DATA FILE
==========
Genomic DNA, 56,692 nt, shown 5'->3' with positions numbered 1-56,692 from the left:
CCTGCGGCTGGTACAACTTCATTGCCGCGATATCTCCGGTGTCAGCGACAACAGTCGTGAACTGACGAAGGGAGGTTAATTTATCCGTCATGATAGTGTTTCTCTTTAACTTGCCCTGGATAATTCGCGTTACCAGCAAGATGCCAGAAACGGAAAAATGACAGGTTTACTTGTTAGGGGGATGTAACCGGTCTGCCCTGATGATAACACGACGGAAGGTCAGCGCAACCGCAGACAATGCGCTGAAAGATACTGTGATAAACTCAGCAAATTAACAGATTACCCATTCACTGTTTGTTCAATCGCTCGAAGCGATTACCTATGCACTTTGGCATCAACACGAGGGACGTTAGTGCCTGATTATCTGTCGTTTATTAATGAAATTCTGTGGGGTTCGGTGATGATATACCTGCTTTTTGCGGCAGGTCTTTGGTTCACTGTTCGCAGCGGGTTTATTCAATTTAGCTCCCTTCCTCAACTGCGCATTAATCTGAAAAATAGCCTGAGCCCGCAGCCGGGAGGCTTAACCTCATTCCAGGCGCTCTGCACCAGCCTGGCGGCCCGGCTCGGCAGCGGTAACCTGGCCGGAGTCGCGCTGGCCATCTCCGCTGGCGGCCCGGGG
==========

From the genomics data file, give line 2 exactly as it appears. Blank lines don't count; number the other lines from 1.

CCTGCGGCTGGTACAACTTCATTGCCGCGATATCTCCGGTGTCAGCGACAACAGTCGTGAACTGACGAAGGGAGGTTAATTTATCCGTCATGATAGTGTTTCTCTTTAACTTGCCCTGGATAATTCGCGTTACCAGCAAGATGCCAGAAACGGAAAAATGACAGGTTTACTTGTTAGGGGGATGTAACCGGTCTGCCCTGATGATAACACGACGGAAGGTCAGCGCAACCGCAGACAATGCGCTGAAAGATACTGTGATAAACTCAGCAAATTAACAGATTACCCATTCACTGTTTGTTCAATCGCTCGAAGCGATTACCTATGCACTTTGGCATCAACACGAGGGACGTTAGTGCCTGATTATCTGTCGTTTATTAATGAAATTCTGTGGGGTTCGGTGATGATATACCTGCTTTTTGCGGCAGGTCTTTGGTTCACTGTTCGCAGCGGGTTTATTCAATTTAGCTCCCTTCCTCAACTGCGCATTAATCTGAAAAATAGCCTGAGCCCGCAGCCGGGAGGCTTAACCTCATTCCAGGCGCTCTGCACCAGCCTGGCGGCCCGGCTCGGCAGCGGTAACCTGGCCGGAGTCGCGCTGGCCATCTCCGCTGGCGGCCCGGGG